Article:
Enchantment is exactly what Mehdi, Benoit, Muriel and Nicolas are aiming for with what I like to call Chocapic Part 2.  This is Not a Cereal Box was just a beginning.  See how the DS magicians have bumped up the concept in this fresh, technology sneak prevue video.

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Many of us were on summer vacation when it hit, or perhaps you were at your computer but aren’t tuned into the French press.  But according to the folks behind the shiny new study “l’Observatoire de l’innovation publicitaire,” aka Advertising Innovation Observations, the above linked Chocapic campaign was one of the top two advertising campaigns in France last year, so says 82 percent of the general public polled.  That’s because of its magic.

The world of advertising is changing thanks to such innovations.  Agencies are trying to catch up and give themselves ‘total makeovers’.  One of the people behind the study, Plan.Net agency Founder and President Olivier Bronner explains,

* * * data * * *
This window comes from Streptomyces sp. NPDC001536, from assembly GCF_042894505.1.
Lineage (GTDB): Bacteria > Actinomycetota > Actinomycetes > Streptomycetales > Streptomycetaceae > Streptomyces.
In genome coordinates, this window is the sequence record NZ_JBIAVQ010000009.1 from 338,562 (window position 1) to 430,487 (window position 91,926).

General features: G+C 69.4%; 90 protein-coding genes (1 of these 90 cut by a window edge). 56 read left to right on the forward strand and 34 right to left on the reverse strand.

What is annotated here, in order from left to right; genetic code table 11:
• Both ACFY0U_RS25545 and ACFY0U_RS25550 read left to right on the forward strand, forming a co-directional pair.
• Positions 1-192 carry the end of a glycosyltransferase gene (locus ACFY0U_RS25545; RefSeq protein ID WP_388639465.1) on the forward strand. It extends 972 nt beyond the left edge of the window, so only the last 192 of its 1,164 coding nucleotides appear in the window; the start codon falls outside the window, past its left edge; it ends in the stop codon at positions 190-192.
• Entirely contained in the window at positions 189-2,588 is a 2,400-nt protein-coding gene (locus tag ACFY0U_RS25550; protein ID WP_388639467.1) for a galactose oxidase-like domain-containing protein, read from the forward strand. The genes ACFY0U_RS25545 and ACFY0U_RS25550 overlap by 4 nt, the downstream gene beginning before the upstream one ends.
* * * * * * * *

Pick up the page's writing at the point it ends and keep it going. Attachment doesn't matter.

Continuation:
“Innovation tends to replace the term creativity in the advertising world.  The rise of new technologies has progressively driven a renewal in the language and shape of advertising.”

Advertising agencies, are you ready?  We’re ready.  And my kids who keep bugging me about buying Chocapic are MORE than ready!

Get your scissors, webcam and traditional computer screen ready… or… even your 3D TV(see video bonus section) . . . October will be here sooner than you think!



Verney Yachts Ocean F1: Part 2 (Biz + FSI)

By Tom
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Hello Everyone!